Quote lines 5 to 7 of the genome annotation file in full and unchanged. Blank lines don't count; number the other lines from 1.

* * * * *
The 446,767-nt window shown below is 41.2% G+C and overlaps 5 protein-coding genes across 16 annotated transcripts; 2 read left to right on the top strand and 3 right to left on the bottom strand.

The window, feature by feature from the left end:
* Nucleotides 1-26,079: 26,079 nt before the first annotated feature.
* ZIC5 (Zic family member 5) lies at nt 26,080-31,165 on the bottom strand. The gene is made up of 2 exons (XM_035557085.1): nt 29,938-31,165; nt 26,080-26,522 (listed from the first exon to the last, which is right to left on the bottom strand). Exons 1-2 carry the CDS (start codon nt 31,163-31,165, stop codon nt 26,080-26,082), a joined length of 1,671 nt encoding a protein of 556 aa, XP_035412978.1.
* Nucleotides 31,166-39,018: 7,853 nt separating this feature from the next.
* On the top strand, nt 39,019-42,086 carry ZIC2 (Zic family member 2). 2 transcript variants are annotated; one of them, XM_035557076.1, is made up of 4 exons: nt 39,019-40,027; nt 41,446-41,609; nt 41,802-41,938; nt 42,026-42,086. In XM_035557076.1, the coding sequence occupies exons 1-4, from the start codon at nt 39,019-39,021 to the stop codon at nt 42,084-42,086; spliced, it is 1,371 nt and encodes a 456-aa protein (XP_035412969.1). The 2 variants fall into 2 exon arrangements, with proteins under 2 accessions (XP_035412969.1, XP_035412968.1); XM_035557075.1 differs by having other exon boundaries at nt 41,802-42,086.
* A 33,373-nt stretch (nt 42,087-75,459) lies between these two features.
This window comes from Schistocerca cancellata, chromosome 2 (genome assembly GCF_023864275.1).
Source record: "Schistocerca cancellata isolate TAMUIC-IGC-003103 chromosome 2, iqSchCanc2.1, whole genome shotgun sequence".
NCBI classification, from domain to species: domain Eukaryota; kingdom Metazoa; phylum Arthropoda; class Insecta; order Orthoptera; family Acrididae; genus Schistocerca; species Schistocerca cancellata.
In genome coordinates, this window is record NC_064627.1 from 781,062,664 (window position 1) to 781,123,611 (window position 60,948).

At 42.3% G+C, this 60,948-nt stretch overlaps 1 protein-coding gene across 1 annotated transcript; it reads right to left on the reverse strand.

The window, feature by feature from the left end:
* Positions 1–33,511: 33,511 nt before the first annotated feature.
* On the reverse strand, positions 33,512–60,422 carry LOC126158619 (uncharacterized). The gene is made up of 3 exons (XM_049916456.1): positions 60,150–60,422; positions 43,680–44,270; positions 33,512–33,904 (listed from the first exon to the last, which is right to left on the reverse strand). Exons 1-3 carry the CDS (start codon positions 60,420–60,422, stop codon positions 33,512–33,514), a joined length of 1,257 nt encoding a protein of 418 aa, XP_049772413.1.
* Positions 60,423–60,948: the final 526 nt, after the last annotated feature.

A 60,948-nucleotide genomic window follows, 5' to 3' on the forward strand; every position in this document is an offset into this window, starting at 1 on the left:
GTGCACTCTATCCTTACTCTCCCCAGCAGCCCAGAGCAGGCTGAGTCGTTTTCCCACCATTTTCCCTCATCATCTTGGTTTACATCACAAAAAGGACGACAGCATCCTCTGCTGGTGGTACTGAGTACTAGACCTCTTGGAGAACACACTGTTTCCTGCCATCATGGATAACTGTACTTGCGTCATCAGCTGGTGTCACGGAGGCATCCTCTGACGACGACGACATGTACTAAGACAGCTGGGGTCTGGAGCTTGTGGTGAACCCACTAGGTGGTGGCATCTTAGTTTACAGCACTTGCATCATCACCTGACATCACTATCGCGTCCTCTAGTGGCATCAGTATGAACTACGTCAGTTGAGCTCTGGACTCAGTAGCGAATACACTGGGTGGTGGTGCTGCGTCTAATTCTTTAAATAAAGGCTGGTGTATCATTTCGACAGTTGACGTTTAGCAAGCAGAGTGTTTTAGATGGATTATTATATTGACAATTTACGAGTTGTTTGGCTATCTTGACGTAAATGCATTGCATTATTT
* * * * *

* Nucleotides 31,166-39,018: 7,853 nt separating this feature from the next.
* On the top strand, nt 39,019-42,086 carry ZIC2 (Zic family member 2). 2 transcript variants are annotated; one of them, XM_035557076.1, is made up of 4 exons: nt 39,019-40,027; nt 41,446-41,609; nt 41,802-41,938; nt 42,026-42,086. In XM_035557076.1, the coding sequence occupies exons 1-4, from the start codon at nt 39,019-39,021 to the stop codon at nt 42,084-42,086; spliced, it is 1,371 nt and encodes a 456-aa protein (XP_035412969.1). The 2 variants fall into 2 exon arrangements, with proteins under 2 accessions (XP_035412969.1, XP_035412968.1); XM_035557075.1 differs by having other exon boundaries at nt 41,802-42,086.
* A 33,373-nt stretch (nt 42,087-75,459) lies between these two features.